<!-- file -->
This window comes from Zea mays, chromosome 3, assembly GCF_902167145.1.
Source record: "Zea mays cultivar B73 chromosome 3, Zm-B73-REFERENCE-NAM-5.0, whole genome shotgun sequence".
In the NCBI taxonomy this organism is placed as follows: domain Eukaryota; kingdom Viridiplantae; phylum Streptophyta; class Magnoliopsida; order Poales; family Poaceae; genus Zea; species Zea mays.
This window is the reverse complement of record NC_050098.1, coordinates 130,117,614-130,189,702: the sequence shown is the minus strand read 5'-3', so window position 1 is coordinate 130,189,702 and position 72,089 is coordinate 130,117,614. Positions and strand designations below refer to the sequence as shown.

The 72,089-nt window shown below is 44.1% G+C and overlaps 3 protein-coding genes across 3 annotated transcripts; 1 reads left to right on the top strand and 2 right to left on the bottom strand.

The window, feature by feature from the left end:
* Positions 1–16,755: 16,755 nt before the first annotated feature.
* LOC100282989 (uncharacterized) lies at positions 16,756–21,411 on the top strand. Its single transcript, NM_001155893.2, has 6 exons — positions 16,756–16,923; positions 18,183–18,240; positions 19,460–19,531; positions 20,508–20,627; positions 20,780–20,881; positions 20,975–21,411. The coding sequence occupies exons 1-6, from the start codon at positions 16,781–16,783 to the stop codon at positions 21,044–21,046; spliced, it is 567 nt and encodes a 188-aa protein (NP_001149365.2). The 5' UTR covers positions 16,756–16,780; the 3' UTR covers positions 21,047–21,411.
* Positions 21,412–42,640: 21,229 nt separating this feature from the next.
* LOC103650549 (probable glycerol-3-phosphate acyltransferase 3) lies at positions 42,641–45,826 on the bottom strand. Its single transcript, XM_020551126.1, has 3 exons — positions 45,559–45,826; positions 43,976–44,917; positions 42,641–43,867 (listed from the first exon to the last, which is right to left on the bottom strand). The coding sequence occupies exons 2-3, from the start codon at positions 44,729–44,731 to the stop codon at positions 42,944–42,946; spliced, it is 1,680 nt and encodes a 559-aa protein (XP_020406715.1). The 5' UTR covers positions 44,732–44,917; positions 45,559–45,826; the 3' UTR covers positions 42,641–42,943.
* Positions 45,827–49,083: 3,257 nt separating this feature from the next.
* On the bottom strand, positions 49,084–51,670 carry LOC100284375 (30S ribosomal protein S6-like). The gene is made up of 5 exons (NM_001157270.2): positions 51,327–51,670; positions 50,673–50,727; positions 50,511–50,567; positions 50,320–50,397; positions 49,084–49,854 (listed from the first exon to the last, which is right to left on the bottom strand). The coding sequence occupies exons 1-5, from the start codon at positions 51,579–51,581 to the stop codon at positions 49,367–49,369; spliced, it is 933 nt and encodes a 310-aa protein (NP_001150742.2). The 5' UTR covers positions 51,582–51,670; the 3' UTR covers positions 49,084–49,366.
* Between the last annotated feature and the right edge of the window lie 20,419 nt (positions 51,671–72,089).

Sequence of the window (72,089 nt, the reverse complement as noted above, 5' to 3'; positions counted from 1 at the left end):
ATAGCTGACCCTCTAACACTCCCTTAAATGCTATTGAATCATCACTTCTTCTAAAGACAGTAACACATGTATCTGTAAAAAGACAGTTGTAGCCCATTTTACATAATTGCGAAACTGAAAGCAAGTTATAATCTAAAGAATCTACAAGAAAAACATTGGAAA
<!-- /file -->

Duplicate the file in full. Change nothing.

This window comes from Zea mays, chromosome 3, assembly GCF_902167145.1.
Source record: "Zea mays cultivar B73 chromosome 3, Zm-B73-REFERENCE-NAM-5.0, whole genome shotgun sequence".
In the NCBI taxonomy this organism is placed as follows: domain Eukaryota; kingdom Viridiplantae; phylum Streptophyta; class Magnoliopsida; order Poales; family Poaceae; genus Zea; species Zea mays.
This window is the reverse complement of record NC_050098.1, coordinates 130,117,614-130,189,702: the sequence shown is the minus strand read 5'-3', so window position 1 is coordinate 130,189,702 and position 72,089 is coordinate 130,117,614. Positions and strand designations below refer to the sequence as shown.

The 72,089-nt window shown below is 44.1% G+C and overlaps 3 protein-coding genes across 3 annotated transcripts; 1 reads left to right on the top strand and 2 right to left on the bottom strand.

The window, feature by feature from the left end:
* Positions 1–16,755: 16,755 nt before the first annotated feature.
* LOC100282989 (uncharacterized) lies at positions 16,756–21,411 on the top strand. Its single transcript, NM_001155893.2, has 6 exons — positions 16,756–16,923; positions 18,183–18,240; positions 19,460–19,531; positions 20,508–20,627; positions 20,780–20,881; positions 20,975–21,411. The coding sequence occupies exons 1-6, from the start codon at positions 16,781–16,783 to the stop codon at positions 21,044–21,046; spliced, it is 567 nt and encodes a 188-aa protein (NP_001149365.2). The 5' UTR covers positions 16,756–16,780; the 3' UTR covers positions 21,047–21,411.
* Positions 21,412–42,640: 21,229 nt separating this feature from the next.
* LOC103650549 (probable glycerol-3-phosphate acyltransferase 3) lies at positions 42,641–45,826 on the bottom strand. Its single transcript, XM_020551126.1, has 3 exons — positions 45,559–45,826; positions 43,976–44,917; positions 42,641–43,867 (listed from the first exon to the last, which is right to left on the bottom strand). The coding sequence occupies exons 2-3, from the start codon at positions 44,729–44,731 to the stop codon at positions 42,944–42,946; spliced, it is 1,680 nt and encodes a 559-aa protein (XP_020406715.1). The 5' UTR covers positions 44,732–44,917; positions 45,559–45,826; the 3' UTR covers positions 42,641–42,943.
* Positions 45,827–49,083: 3,257 nt separating this feature from the next.
* On the bottom strand, positions 49,084–51,670 carry LOC100284375 (30S ribosomal protein S6-like). The gene is made up of 5 exons (NM_001157270.2): positions 51,327–51,670; positions 50,673–50,727; positions 50,511–50,567; positions 50,320–50,397; positions 49,084–49,854 (listed from the first exon to the last, which is right to left on the bottom strand). The coding sequence occupies exons 1-5, from the start codon at positions 51,579–51,581 to the stop codon at positions 49,367–49,369; spliced, it is 933 nt and encodes a 310-aa protein (NP_001150742.2). The 5' UTR covers positions 51,582–51,670; the 3' UTR covers positions 49,084–49,366.
* Between the last annotated feature and the right edge of the window lie 20,419 nt (positions 51,671–72,089).

Sequence of the window (72,089 nt, the reverse complement as noted above, 5' to 3'; positions counted from 1 at the left end):
ATAGCTGACCCTCTAACACTCCCTTAAATGCTATTGAATCATCACTTCTTCTAAAGACAGTAACACATGTATCTGTAAAAAGACAGTTGTAGCCCATTTTACATAATTGCGAAACTGAAAGCAAGTTATAATCTAAAGAATCTACAAGAAAAACATTGGAAA